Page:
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Browsing named entities in George Bancroft, History of the United States from the Discovery of the American Continent, Vol. 10. You can also browse the collection for Gouverneur Morris or search for Gouverneur Morris in all documents.

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independence, without comprehending other English possessions. We are very far from desiring that the nascent republic should remain the exclusive mistress of all Chap. VIII.} 1778. that immense continent. Vergennes to Montmorin, 30 Oct., 1778. In the same spirit the French minister at Philadelphia zealously urged members of congress to renounce every ambition for an increase of territory. A spirit of moderation manifested itself, especially in the delegation from New York. Gouverneur Morris was inclined to relinquish to Spain the navigation of the Mississippi, Gerard to Vergennes, 20 Oct., 1778. and while he desired the acquisition of Canada and Nova Scotia asserted the necessity of a law for setting a limit to the American dominion. Our empire, said Jay, the president of congress, is already too great to be well governed, and its constitution is inconsistent with the passion for conquest. Gerard to Vergennes, 22 Dec., 1778. Not suspecting the persistent hostility
17. ferred the subject of the terms of peace to a special committee of five, composed of Gouverneur Morris, of New York; Burke, of North Carolina; Witherspoon, of New Jersey; Samuel Adams, of Massachusetts; and Smith, of Virginia. Of these, Samuel Adams demanded the most territory; while Morris would rather have had no increase than more lands at the south. On the twenty-third the committeeelaware, with the four New England states. But the state of New York, guided by Jay and Gouverneur Morris, altogether refused to insist on a right by treaty to fisheries; and Gouverneur Morris, onGouverneur Morris, on the eighth of May, calling to mind the exhausted May 8. situation of the United States, the derangement of their finances, and the defect of their resources, Secret Journals of Congress, II. 154ted themselves that the long struggle was ended in their favor; and Dickinson of Delaware, Gouverneur Morris of New York, and Marchant of Rhode Island, two of whom were of that party, were appointed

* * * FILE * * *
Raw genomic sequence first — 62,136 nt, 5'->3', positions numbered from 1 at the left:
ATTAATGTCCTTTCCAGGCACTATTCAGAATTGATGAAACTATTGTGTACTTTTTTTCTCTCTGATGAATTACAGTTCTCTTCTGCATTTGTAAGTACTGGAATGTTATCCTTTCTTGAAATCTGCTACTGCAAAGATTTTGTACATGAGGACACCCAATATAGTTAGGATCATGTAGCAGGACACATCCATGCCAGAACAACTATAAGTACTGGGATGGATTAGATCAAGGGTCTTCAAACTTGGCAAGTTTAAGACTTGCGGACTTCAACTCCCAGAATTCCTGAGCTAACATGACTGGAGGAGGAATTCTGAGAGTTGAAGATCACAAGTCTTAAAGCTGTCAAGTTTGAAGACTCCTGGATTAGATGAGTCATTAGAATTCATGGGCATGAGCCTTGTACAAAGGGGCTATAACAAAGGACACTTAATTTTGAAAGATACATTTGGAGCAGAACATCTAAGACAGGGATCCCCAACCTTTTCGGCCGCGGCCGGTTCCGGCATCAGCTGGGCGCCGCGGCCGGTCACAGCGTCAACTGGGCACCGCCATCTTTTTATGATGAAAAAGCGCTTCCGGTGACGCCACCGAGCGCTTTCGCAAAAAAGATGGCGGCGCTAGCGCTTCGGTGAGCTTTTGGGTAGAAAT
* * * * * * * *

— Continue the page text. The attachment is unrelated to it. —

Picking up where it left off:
rove an obstacle to connection with Spain; and he found support in northern men. Their hatred of slavery was not an impulse of feeling, but an earnest conviction. No one could declare himself more strongly for the freedom of the negro than Gouverneur Morris of New York, a man of business and a man of pleasure. His hostility to slavery brought him into some agreement with the policy of Gerard, to whom one day in October he said that Spain would have no cause to fear the great body of the confe an article which ought never to be violated on any pretence whatever. But, beyond this, Delaware left the progress Chap. XVII.} 1779. of emancipation to the good — will of the slave-holders. In the constituent convention of New York, Gouverneur Morris struggled hard for measures tending to abolish domestic slavery, so that in future ages every human being, who breathed the air of the state, might enjoy the privileges of a freeman. The proposition, though strongly supported, especially b